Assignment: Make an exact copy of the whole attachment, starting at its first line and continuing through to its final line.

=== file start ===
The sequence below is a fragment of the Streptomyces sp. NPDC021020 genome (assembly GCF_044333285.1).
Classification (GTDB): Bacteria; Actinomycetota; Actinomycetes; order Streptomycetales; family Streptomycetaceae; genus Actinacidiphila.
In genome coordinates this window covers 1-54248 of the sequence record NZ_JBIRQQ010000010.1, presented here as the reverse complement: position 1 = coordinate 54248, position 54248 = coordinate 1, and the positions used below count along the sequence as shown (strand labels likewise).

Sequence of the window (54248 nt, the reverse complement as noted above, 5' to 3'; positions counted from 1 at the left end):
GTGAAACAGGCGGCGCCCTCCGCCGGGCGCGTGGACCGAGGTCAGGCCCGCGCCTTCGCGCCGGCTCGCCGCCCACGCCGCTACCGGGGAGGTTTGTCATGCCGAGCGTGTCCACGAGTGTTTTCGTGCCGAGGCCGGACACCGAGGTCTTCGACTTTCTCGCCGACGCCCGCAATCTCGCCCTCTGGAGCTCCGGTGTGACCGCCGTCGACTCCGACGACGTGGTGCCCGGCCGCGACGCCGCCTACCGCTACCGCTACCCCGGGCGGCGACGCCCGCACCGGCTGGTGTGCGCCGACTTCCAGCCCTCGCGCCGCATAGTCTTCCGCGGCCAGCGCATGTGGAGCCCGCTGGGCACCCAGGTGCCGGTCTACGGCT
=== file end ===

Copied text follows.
The sequence below is a fragment of the Streptomyces sp. NPDC021020 genome (assembly GCF_044333285.1).
Classification (GTDB): Bacteria; Actinomycetota; Actinomycetes; order Streptomycetales; family Streptomycetaceae; genus Actinacidiphila.
In genome coordinates this window covers 1-54248 of the sequence record NZ_JBIRQQ010000010.1, presented here as the reverse complement: position 1 = coordinate 54248, position 54248 = coordinate 1, and the positions used below count along the sequence as shown (strand labels likewise).

Sequence of the window (54248 nt, the reverse complement as noted above, 5' to 3'; positions counted from 1 at the left end):
GTGAAACAGGCGGCGCCCTCCGCCGGGCGCGTGGACCGAGGTCAGGCCCGCGCCTTCGCGCCGGCTCGCCGCCCACGCCGCTACCGGGGAGGTTTGTCATGCCGAGCGTGTCCACGAGTGTTTTCGTGCCGAGGCCGGACACCGAGGTCTTCGACTTTCTCGCCGACGCCCGCAATCTCGCCCTCTGGAGCTCCGGTGTGACCGCCGTCGACTCCGACGACGTGGTGCCCGGCCGCGACGCCGCCTACCGCTACCGCTACCCCGGGCGGCGACGCCCGCACCGGCTGGTGTGCGCCGACTTCCAGCCCTCGCGCCGCATAGTCTTCCGCGGCCAGCGCATGTGGAGCCCGCTGGGCACCCAGGTGCCGGTCTACGGCT